To assist our clients, VTB has launched a free access ESG platform which is a completely open infrastructure for ESG transformation, comprised of a set of financial products and services that meet environmental, social and corporate governance standards.

Risks of the risks

The green transition has tremendous costs, most of which are pushed down on the consumer. According to VTB Capital estimates, transport is the most expensive sector to decarbonise in Russia, full decarbonisation requires annual capex at 5x annual EBITDA for transport, and 2-3x for cement and chemicals. Therefore, the price hikes will transfer to the end customers who will decrease their consumption or, strike against sharp increases in the price of key staples. This would have additional downside effects on these sectors. This interconnection dictates to banks whether to expand risk assessment to address effects on the institutions’ overall performance, not to mention other effects.

Today banks, including VTB, allocate capital for “green” loans with a reduced rate and thus offer support to their clients in financing sustainable plans. In fact, the banks are subsidizing the ESG-agenda indirectly from their profits. The question is whether the banks will be allowed by the regulators to keep on allocating capital in case of increased green pressure on the clients and sectors of the economy.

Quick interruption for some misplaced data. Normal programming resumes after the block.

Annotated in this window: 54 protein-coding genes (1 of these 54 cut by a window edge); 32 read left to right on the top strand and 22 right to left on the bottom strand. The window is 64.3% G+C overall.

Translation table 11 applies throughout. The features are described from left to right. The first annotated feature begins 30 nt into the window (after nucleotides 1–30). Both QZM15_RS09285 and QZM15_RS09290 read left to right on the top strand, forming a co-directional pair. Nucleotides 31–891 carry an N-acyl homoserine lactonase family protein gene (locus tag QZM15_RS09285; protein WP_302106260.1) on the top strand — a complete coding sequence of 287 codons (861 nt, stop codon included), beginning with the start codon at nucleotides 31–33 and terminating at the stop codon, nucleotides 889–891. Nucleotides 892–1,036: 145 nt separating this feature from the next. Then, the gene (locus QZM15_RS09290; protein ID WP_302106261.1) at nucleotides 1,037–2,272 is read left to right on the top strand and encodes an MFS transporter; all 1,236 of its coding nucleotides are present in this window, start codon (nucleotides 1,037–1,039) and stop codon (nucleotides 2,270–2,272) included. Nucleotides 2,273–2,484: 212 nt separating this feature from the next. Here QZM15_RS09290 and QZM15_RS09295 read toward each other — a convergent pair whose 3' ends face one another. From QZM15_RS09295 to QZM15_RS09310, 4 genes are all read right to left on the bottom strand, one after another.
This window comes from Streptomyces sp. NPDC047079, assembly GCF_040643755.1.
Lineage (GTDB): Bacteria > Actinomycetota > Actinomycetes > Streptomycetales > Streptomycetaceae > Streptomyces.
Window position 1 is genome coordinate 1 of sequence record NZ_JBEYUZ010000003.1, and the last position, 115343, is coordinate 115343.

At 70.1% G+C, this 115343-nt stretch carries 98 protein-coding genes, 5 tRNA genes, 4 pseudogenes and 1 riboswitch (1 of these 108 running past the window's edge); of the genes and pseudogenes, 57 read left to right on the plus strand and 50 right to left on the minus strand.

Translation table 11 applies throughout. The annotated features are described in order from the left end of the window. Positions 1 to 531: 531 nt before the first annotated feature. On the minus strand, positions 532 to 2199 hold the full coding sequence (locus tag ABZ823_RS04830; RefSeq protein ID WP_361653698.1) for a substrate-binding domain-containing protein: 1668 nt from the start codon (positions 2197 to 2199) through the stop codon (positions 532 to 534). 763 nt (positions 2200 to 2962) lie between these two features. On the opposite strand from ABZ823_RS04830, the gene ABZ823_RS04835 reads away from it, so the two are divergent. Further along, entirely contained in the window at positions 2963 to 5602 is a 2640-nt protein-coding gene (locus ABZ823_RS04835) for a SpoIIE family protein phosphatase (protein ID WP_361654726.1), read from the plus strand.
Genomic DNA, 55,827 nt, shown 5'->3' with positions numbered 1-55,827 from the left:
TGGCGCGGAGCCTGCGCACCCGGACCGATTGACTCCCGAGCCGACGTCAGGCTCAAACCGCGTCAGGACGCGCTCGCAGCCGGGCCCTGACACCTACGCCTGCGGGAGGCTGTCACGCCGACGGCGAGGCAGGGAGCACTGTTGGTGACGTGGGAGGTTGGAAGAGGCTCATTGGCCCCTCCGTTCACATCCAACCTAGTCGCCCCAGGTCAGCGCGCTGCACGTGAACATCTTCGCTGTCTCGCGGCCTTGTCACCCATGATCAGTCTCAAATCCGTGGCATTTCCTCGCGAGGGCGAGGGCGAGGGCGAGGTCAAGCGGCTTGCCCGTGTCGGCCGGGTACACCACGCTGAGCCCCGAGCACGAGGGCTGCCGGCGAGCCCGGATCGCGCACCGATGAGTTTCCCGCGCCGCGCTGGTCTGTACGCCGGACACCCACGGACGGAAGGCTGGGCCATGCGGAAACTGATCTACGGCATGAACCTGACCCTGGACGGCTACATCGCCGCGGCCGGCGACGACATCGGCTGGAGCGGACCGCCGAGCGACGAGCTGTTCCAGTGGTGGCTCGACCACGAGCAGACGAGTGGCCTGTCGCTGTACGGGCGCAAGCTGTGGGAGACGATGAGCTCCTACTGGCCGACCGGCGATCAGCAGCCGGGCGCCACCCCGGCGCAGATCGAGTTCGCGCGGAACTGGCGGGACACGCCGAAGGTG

Which raises the question ‘is there a perfect ‘green’ client for financial institutions? The promising clients for “green” bank portfolios are digital and consumption companies. But we also must accept that excessive consumption is probably the biggest causal factor of climate change. Sadly, we have slowly grown into the hexalen utopian brave new societies when it comes to consumption. Moreover, the so-called new economy companies like Google and Facebook, not to mention Amazon, have business models which are heavily reliant on selling tons of goods. 

If we are to seriously talk about beating climate change, then people in developed countries must stop consuming the way they are used to.  It is a hard thing to say and an even harder thing to do. The idea is not new. The first time I heard about the idea was when in my yearly twenties I was dancing to the beats of a Swedish performer called Stakka Bo. The album released in the early 90s was asking people to stop over usage of our planet’s resources and stopping it from going down the drain.  Since then, Stakka Bo’s lead singer, Bo Johan Renck, became a very successful film director and is well-known for his Chernobyl TV series. Sweden has now produced yet another activist who is no longer singing, but actively screaming about the environmental problems. However, environmental problems over the past 30 years have deteriorated, and yet we still consume as if there is no tomorrow, all whilst  a magic technology to swipe away all traces of excessive consumption has still not been created.